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Farming community comes together to help family bring in harvest
Illinois Correspondent

BENSON, Ill. — When Ali and Nathan Gibbs committed to devoting a portion of their verdant central Illinois farmland to growing specialty crops for local food banks as part of a fledgling Feeding Illinois-Feeding America food plot program, the young farm couple knew they’d be facing a little pressure to “produce” at harvest time. 
But when sudden kidney and pancreas issues forced the hospitalization of Nathan Gibbs and rerouted the lives of the couple in July and again in early August, the upkeep of the couple’s humble food plot began to lag. Suddenly, the possibility of not being able to deliver on their obligation to the Farmers Feeding Illinois “Farm to Food Bank” initiative seemed quite real. 
That’s when offers to help with the food plot’s upkeep started to trickle into Gibbs Farms via social media platforms, first from local county farm bureau volunteers and later from friends, neighbors and strangers. When it came time to begin their harvest of sweet corn, tomatoes, cabbages, broccoli and more in early August, dozens of volunteers were lining up to help Gibbs Farms deliver on their promise to Feeding Illinois and dozens of area food banks.
“All of my life I have been dedicated to serving others; that’s something my family instilled in me at a young age,” said Ali Gibbs. “We got started on this project a year ago in August, and it started with just a bushel of tomatoes.”
Grown for sale at local farmers markets, the Gibbs family was producing around 800 pounds of tomatoes per week during peak growing season. However, a bushel or two of tomatoes per week were often going to waste and dumped onto the family’s CRP prairie acreage for use as compost. Ali Gibbs soon realized a better, more sustainable use for their excess produce. 
“Through the Illinois Farm Bureau, we got connected with Feeding Illinois. We are now piloting the Farm to Food Bank program through them, in order to benefit others in our community that are struggling with food insecurity,” she said. 
In 2022, Gibbs Family Farms, a 70 year-old row crop farm, diversified two acres of their production land in order to grow sweet corn, bell, banana and jalapeno peppers, assorted cabbage varieties, cauliflower, eggplant, tomatoes and other fresh vegetables for Feeding America. Just as the couple were preparing to begin their first harvest for Feeding America in late July, Nathan Gibbs was hospitalized with serious pancreas and kidney issues. Not long afterwards Nathan took a turn for the worse and faced surgeries, casting the couple’s first altruistic produce harvest into uncertainty.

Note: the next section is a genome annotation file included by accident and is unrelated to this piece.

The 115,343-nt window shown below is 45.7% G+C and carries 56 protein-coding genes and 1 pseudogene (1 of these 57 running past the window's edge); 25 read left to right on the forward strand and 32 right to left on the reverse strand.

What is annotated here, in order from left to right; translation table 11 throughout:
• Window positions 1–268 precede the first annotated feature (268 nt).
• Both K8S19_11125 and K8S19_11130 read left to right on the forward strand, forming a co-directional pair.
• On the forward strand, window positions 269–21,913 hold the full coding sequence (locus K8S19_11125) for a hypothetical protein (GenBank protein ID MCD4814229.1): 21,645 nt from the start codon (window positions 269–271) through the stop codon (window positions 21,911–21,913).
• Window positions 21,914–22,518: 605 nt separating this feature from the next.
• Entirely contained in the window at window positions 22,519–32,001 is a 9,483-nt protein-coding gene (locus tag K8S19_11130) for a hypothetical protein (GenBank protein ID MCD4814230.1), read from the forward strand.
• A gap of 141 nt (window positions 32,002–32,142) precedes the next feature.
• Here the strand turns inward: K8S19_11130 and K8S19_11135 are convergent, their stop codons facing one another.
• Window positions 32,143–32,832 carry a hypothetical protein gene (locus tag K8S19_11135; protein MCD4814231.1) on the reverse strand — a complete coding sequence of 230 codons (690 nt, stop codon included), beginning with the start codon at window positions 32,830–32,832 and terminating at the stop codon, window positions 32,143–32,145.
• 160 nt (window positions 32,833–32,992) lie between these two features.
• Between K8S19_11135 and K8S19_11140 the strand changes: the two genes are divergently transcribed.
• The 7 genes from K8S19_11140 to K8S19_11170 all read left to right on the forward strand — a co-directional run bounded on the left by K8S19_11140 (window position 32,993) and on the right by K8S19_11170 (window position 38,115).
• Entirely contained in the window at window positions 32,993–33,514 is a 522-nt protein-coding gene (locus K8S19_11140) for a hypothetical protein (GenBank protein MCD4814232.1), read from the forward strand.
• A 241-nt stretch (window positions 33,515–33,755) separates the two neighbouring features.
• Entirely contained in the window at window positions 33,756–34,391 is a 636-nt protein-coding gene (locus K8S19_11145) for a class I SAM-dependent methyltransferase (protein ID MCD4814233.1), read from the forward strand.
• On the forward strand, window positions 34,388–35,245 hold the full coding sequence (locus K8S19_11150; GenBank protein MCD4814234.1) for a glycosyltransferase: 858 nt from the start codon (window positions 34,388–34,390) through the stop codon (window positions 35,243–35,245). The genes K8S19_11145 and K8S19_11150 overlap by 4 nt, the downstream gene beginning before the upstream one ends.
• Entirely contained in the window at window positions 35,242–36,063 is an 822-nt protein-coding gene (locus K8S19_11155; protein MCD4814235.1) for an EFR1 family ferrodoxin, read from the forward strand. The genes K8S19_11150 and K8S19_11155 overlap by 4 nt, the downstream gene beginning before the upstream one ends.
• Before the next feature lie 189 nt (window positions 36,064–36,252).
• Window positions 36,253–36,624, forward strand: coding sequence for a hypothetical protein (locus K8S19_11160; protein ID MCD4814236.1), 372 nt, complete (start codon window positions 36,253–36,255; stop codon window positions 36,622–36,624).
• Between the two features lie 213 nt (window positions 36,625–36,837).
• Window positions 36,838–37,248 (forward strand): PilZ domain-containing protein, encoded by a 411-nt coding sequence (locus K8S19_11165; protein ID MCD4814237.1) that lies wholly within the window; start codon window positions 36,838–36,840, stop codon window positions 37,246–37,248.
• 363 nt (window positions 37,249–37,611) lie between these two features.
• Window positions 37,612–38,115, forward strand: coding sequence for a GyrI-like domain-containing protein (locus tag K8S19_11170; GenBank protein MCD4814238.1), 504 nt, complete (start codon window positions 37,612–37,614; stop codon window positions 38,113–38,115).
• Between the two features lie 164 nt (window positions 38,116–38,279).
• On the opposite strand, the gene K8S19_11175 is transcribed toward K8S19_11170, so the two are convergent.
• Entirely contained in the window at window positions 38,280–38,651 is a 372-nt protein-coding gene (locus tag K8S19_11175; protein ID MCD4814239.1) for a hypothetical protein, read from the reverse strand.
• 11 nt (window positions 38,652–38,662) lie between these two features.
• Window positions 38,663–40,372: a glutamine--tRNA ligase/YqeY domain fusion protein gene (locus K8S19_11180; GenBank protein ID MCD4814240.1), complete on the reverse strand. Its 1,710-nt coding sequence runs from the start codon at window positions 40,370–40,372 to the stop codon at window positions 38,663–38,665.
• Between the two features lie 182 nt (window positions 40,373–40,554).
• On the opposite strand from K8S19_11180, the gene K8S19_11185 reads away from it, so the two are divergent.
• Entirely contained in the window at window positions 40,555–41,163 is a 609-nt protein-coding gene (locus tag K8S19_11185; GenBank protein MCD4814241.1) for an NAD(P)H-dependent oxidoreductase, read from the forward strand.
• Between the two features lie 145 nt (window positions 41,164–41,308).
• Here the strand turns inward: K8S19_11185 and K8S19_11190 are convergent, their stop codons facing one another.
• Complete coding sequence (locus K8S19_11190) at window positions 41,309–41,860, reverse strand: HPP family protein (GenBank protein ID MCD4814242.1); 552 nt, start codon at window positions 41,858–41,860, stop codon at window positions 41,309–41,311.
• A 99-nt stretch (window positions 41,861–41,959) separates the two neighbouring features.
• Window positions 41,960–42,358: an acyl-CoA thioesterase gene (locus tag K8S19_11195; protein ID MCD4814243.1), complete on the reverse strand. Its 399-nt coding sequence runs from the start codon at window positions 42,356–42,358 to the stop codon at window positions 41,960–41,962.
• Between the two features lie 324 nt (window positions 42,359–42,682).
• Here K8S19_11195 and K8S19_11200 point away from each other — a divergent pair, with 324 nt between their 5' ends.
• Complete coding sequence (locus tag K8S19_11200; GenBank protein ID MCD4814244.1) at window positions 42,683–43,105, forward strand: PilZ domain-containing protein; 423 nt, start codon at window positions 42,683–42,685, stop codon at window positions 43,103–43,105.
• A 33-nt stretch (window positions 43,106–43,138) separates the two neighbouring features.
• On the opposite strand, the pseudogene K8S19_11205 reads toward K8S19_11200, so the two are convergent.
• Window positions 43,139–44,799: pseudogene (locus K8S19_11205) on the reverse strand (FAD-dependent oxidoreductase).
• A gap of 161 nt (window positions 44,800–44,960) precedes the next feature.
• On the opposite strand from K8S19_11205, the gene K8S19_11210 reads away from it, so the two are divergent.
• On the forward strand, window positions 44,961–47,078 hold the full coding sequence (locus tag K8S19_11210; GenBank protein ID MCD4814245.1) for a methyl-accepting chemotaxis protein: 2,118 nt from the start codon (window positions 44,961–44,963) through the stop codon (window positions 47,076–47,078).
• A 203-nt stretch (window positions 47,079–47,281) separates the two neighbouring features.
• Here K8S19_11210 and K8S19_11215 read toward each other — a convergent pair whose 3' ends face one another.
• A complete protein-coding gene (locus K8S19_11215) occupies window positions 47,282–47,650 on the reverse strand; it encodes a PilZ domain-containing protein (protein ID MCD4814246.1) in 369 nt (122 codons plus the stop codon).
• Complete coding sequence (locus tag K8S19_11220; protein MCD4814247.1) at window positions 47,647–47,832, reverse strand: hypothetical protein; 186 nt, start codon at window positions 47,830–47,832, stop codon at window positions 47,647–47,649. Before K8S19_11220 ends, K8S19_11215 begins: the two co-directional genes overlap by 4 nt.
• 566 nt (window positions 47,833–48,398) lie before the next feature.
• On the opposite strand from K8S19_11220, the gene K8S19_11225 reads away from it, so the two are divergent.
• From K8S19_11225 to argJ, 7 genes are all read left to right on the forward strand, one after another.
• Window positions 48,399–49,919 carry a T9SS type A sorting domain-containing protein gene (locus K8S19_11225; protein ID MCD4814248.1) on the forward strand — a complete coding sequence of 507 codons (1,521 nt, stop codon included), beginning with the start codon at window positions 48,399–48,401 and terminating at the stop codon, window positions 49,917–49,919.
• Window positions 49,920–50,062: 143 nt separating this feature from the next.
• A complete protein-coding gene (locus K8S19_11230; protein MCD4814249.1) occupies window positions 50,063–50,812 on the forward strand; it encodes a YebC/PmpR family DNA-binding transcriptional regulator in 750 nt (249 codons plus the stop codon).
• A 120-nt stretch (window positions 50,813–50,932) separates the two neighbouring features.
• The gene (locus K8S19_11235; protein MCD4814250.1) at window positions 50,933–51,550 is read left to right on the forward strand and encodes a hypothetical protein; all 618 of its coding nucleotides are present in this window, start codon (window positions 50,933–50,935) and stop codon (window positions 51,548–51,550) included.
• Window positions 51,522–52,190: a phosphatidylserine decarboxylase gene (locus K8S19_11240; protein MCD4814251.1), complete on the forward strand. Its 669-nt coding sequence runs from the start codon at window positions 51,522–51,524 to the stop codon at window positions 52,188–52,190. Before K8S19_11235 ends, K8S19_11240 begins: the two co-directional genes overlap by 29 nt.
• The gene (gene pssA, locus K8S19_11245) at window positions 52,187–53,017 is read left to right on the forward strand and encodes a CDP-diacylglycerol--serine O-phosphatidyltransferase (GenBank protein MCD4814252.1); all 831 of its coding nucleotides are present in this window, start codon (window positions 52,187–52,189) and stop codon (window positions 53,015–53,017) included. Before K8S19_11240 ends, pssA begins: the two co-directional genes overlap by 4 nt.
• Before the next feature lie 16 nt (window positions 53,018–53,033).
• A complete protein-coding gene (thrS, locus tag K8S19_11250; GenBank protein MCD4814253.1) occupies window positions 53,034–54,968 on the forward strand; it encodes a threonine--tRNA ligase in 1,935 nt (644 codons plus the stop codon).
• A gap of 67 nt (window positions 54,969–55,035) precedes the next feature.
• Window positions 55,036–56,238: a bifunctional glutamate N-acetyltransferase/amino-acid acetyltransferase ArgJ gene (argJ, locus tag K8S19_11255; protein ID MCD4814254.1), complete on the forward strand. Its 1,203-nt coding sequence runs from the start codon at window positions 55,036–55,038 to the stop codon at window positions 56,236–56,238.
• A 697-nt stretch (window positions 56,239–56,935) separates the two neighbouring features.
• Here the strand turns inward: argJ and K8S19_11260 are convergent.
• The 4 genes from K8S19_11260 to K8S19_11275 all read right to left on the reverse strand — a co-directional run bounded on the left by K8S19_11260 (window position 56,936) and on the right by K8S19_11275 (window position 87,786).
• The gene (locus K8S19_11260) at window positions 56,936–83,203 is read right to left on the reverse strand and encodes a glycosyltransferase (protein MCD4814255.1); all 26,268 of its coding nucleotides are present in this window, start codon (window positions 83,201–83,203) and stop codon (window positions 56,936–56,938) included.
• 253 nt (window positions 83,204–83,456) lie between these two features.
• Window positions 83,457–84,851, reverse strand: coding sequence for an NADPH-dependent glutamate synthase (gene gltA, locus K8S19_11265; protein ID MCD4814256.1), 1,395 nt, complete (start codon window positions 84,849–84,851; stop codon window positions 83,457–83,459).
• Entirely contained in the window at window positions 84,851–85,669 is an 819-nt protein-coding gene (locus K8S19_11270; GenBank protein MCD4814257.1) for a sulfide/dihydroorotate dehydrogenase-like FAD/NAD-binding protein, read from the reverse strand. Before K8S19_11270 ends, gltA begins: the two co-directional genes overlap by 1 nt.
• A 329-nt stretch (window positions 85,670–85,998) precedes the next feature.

Members of the Woodford and McLean County farm bureau offices were the first to volunteer to care for the garden in the couple’s absence. On July 27, farm bureau volunteers harvested the first 2,000 pounds of Gibbs Farms’ sweet corn, along with some cabbage, broccoli and peppers for delivery to the Eastern Illinois Food Bank in Urbana (from there, the donated produce is distributed to around 200 regional food pantries).  
With Nathan facing a second round of surgery during the first week in August, Ali sent out a social media plea for more volunteers to help harvest the food plot. During the week of August 8-14, dozens of people responded to the call for action by arriving at Gibbs Farms ready to get their hands dirty.
On Saturday, August 12, hordes of volunteers turned out at the couple’s farm to finish their sweet corn harvest, plucking around 4,000 more pounds for immediate delivery to the Eastern Illinois Food Bank. The overwhelming turnout was emotional for Ali and Nathan, who, while home from the hospital and improving, was unable to fully participate in harvest chores. 
“We’ve had a lot of help from the Farm Bureau Young Leaders team, from our local community, friends and family to get this harvest done on time,” said Ali, who had no prior experience in crop production before “marrying in” to the Gibbs family in 2018. “We were very blessed. We’re a little bit tired, but so many people have been so wonderful in helping to complete this harvest on time. It makes me feel wonderful to be a part of this farming community.”
Feeding Illinois executive director Steve Erickson said that the Gibbs family were the first to offer acreage to their Farm to Food Bank initiative. He hopes their model will serve to inspire other producers around the state to join forces with the organization. 
“No community in Illinois is immune to food insecurity, including rural areas. Paradoxically, in those same areas that grow most of our nation’s food, households face considerably deeper struggles with hunger than those in metropolitan areas. Thousands of working families, veterans, people with disabilities, seniors, and children in our rural communities cannot always afford and access enough food for an active, healthy, productive life,” said Ericson.
“That is why the partnerships like Feeding Illinois and the Gibbs family have forged are so important and impactful. Farmers by nature are conscientious and connected to their communities, and the Gibbs Farm project is an example of putting that inherent altruism into action to help neighbors in need.”
Though Nathan Gibbs is out of immediate danger and recovering from his illnesses, much remains to be done at Gibbs Farms. Their produce harvest will continue into September, and will require more volunteer labor. And soon, Ali Gibbs will be climbing into the couple’s combine to begin their annual commercial corn and soybean harvest. 
Those interested can reach out to Ali and Nathan Gibbs at